It's Not Your Father's Magazine Ad: Magnitude and Direction of Recent Changes in Advertising Style
By Edward F. McQuarrie and Barbara J. Phillips
"Future magazine ads “now have to be entertaining and reward the consumer, but from the standpoint of the advertiser, success remains ultimately a matter of increasing the probability of brand purchase."
Date: Fall 2008
Source: Journal of Advertising, 37 (3), pgs.95-106.
Type of Promotional Material/Activity Tested: Using content analysis of magazine ads highlighted in a series of nine studies conducted from 1969-2002 by Philip Burton (1969) and Scott Purvis and Philip Burton (2002) entitled, “Which Ad Pulled Best?” provided opportunities to observe changes in printed magazine advertising styles and overall effectiveness of printed magazine advertising styles.
Methodology: Researchers working with nine editions of “Which Ad Pulled Best,” each ad appearing in all of the nine editions were coded and scored using the following measures:
1. Content analysis – Coding the ads were evaluated using the following parameters:
Use of pictures (and space utilization): 75%, 50-74%, and less than 50%
Body copy (text): minimal or no body copy, substantial body copy, more than half a page of copy
- Brand name: did brand name appear in the headline or in the picture? Did brand name stand alone or separate block in ad?
- Use of picture window: Was ad a picture window, or not?
2. Copy testing – Using scores differentiated by sex (men and women), the ad copy was evaluated using the following criteria:
Ad effectiveness: “ability of the ad to stop and hold the audience’s retention to the advertiser’s name.”
Researchers based trend analysis on ad content using the following parameters:
- Is a trend over time visible?
- Is the trend in place throughout the period, or does it originate at some later point?
It was inferred that consumer ads were to be more likely to have a dominant picture and to portray the brand only in picture form, and, that B2B ads were more likely to contain substantial body copy and to mention the brand in the headline along with having a stand-alone brand block.
Analysis from the nine “Which Ad Pulls Best” report suggests that magazine advertisements directed at consumers change significantly over time (1969-2002).
A dominate picture placed tends to assume a primary role compared to the textual elements:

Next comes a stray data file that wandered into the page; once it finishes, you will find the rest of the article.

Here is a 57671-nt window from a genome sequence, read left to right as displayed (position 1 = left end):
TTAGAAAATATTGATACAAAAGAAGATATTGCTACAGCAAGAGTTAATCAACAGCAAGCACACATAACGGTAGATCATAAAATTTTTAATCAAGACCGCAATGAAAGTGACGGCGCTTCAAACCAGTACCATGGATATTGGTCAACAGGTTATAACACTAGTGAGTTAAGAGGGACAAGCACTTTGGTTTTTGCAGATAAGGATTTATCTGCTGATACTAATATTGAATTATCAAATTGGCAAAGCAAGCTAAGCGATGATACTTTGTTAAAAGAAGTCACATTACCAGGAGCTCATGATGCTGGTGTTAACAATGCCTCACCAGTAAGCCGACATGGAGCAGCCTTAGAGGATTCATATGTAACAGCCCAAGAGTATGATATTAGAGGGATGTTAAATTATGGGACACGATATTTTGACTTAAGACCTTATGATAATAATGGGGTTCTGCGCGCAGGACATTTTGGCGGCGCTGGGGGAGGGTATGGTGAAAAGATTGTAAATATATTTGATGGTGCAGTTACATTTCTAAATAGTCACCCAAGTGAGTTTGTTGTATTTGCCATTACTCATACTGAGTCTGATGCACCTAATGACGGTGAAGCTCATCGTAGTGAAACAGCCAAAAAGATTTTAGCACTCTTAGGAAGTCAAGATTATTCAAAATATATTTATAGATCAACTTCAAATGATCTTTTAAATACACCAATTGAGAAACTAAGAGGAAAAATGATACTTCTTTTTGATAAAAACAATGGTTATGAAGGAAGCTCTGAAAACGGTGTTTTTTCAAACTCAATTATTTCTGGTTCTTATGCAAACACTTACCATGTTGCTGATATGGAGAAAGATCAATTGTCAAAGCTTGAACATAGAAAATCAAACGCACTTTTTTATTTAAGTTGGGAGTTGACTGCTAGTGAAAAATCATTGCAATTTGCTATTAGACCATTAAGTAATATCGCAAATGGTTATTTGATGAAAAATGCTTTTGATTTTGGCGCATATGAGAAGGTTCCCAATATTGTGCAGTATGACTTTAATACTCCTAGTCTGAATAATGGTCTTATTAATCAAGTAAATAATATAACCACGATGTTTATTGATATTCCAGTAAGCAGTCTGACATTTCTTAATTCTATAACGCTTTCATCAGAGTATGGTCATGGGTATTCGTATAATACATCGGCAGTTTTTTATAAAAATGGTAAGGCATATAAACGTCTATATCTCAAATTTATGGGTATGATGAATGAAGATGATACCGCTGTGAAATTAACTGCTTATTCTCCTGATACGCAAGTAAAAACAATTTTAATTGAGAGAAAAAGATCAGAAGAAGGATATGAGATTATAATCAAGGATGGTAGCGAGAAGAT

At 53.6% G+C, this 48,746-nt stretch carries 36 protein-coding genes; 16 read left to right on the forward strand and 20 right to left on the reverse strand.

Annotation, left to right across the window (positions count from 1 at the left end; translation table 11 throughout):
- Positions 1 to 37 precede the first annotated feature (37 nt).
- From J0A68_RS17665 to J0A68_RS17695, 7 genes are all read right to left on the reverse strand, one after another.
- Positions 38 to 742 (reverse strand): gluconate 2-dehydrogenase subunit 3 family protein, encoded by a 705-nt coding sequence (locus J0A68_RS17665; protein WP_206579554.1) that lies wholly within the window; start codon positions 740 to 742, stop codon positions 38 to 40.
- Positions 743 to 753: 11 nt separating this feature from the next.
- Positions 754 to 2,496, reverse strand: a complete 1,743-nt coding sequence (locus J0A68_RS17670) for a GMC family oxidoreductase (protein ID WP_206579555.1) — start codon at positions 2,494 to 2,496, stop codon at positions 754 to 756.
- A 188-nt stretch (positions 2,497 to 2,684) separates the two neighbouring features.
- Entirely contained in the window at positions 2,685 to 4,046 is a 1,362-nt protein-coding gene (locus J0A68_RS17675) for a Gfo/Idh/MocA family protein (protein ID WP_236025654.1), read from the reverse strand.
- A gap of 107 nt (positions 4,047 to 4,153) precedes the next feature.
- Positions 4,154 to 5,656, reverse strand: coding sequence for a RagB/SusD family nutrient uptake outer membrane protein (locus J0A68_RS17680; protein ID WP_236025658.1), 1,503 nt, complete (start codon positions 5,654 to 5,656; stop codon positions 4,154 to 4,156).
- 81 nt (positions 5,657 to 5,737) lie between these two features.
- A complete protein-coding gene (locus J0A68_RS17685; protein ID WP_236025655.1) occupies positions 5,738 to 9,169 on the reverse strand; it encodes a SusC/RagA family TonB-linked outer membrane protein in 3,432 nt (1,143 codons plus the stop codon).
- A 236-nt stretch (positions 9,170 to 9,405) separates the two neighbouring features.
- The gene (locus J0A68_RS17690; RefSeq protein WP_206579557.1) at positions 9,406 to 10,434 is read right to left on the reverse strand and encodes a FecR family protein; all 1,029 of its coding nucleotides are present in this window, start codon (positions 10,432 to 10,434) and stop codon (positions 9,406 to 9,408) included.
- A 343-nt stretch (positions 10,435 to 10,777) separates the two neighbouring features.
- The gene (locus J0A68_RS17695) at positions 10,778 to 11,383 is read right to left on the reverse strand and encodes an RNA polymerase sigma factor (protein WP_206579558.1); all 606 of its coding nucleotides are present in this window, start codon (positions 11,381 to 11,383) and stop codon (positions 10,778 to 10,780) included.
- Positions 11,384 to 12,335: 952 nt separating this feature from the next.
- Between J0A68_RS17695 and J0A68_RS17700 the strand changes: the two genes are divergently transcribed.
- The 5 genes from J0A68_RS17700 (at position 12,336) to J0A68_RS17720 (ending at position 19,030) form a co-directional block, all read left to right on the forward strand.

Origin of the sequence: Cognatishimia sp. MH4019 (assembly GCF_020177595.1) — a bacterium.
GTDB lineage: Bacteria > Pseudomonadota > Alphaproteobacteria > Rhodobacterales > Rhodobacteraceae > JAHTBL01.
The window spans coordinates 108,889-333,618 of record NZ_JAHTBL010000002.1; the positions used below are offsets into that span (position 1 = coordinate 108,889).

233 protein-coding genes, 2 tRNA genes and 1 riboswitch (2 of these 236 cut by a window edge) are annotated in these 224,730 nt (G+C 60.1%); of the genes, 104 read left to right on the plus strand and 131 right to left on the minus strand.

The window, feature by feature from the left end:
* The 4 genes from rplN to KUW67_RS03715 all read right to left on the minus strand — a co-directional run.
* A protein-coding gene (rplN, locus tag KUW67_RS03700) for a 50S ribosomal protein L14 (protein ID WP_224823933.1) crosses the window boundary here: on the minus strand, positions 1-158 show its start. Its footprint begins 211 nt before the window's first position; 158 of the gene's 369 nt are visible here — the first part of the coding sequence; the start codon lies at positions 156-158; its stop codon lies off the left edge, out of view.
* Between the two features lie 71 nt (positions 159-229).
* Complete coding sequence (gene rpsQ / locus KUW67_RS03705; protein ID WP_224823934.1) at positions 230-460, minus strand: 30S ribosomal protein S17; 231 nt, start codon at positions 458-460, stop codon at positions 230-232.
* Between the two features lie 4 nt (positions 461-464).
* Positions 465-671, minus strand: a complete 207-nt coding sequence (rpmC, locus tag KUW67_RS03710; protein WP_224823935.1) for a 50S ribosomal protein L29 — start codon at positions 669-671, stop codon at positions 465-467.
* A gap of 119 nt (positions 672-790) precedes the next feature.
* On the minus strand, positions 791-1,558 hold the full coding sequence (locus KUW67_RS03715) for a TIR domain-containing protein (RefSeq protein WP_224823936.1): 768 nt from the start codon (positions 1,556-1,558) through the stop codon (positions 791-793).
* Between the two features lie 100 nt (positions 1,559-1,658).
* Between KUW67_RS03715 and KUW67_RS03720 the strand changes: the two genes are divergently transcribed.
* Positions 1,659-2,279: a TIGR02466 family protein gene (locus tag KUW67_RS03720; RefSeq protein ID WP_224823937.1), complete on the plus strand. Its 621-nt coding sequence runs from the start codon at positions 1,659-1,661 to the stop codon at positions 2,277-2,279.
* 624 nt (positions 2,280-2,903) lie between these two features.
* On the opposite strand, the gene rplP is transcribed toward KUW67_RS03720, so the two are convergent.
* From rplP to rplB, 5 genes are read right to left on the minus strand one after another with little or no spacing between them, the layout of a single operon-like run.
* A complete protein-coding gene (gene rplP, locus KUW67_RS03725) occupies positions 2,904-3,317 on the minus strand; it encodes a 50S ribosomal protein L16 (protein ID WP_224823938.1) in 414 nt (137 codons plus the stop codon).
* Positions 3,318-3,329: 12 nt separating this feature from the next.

Separate blocks of elements placed in a linear for vertical fashion were replaced with integrated pictorial layouts
Brand elements, over time, moved from textual content into the pictorial portion of an ad
Many of the changes mentioned above tended to occur during the late 1990s.
- Separate blocks of elements placed in a linear for vertical fashion were replaced with integrated pictorial layouts
Research analysis posits that after the mid-90s, picture dominate ads became more effective in advertising finesse, whereas picture dominate ads were less effective before the early 80s.
Research analysis suggests that ads with substantial body copy were notably less effective.
Stylistic changes are attributed to changes in external culture, combined with social and technological factors.
- It is argued that the stylistic changes were a direct result of technology (having the ability to place text over a dominate picture versus earlier elementary paste-up and darkroom techniques).
The consumer today, at best, is only going to glance at an ad -- body copy becomes superfluous. Reading an ad takes effort, glancing at a picture on an ad is easy. Brand placement in picture form has a more pronounced effect than embedded within textual copy.
“Because consumers are no longer prospects learning what to purchase, but simply viewers who will at some later point find themselves in a store needing to replenish themselves of a good, it s more powerful to visually reproduce the brand-package-product, rather than simple state the brand name.”
- Future magazine ads “now have to be entertaining and reward the consumer, but from the standpoint of the advertiser, success remains ultimately a matter of increasing the probability of brand purchase.”
Complexity rating: 2 out of 3 (Complex statistical analysis scale: 1= none, 2= moderate, 3 = difficult)
This journal article available on a pay-per-view basis from the publisher M.E. Sharpe.